US 4739681 A
A machine for clamping a pipe socket between clamping jaws of a socket screwing-on machine as a function of torque wherein, the clamping jaws of the screwing head are advanced to the socket via a thrust-crank drive of adjustable effective range. Without the need to exchange clamping jaws and other associated parts, it is possible to cover a large clamping range, and the clamping force which increases with the torque can be adjusted.
1. A machine for making up and breaking out pipe joints which are composed of threaded male and female joint parts, comprising a locking device for non-rotatably holding one of the joint parts; a rotary head arranged to surround the other of the joint parts; a plurality of clamping jaws movably mounted in and rotatable with the head; adjustable thrust crank mechanisms provided in said head, one for each of said jaws and each operable to move the respective jaw relative to said head toward and from clamping engagement with the other joint part; and means for operating said mechanisms and for rotating said head and said jaws in response to engagement of the jaws with the other joint part so that the other joint part rotates with the head relative to the one joint part each of said mechanisms comprising an eccentric rotatable by said operating means and a connecting rod of variable effective length, said connecting rod being movable by said eccentric and being arranged to transmit motion to the respective jaw.
2. The machine of claim 1, wherein said locking device comprises locking tongs for the one joint part, said locking tongs being rotatable about the axis of said head so that said tongs tend to rotate with said head as a result of the establishment of a threaded connection between the joint parts, and further comprising a follow-up device having means for generating a reaction torque which limits the extent of rotation of said tongs with said head.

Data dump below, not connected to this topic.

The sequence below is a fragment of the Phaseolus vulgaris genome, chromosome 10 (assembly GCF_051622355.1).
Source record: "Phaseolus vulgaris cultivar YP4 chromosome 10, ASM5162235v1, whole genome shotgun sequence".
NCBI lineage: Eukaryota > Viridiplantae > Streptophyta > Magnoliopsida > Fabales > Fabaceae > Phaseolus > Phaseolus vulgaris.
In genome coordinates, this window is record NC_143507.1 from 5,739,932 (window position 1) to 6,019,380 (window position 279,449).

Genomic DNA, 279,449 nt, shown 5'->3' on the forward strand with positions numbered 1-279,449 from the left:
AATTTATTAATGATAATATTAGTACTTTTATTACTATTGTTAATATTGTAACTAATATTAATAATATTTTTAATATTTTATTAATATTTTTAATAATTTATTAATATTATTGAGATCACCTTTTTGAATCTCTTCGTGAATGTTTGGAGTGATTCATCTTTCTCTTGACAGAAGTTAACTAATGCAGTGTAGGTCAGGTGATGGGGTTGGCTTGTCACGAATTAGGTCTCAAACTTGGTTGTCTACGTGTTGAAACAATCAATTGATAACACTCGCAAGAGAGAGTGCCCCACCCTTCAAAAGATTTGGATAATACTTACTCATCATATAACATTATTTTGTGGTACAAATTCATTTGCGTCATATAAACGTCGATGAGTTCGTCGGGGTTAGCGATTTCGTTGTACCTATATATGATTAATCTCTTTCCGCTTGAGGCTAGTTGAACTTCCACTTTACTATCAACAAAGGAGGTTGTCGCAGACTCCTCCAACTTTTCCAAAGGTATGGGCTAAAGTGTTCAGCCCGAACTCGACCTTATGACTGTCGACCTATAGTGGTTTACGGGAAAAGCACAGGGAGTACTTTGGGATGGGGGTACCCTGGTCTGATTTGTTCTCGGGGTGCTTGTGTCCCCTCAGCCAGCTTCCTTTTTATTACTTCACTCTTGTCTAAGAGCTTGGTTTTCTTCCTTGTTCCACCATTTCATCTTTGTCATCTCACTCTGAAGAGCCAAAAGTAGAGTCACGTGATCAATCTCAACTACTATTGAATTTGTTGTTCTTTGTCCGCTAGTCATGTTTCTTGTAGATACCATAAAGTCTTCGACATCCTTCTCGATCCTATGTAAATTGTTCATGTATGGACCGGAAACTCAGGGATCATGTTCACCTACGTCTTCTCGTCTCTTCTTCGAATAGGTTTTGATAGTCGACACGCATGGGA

3. The machine of claim 2, wherein said follow-up device further includes means for varying said reaction torque.
4. The machine of claim 3, wherein said follow-up device further comprises a fluid-operated cylinder and piston unit, a source of pressurized fluid and means for connecting said source with said unit, said varying means including flow regulating valve means in said connecting means.
5. The machine of claim 2, wherein said follow-up device further comprises a fluid-operated motor having a fixedly mounted first portion and a movable second portion coupled to said tongs.
6. The machine of claim 1, further comprising rocker bearings interposed between said connecting rods and the respective jaws.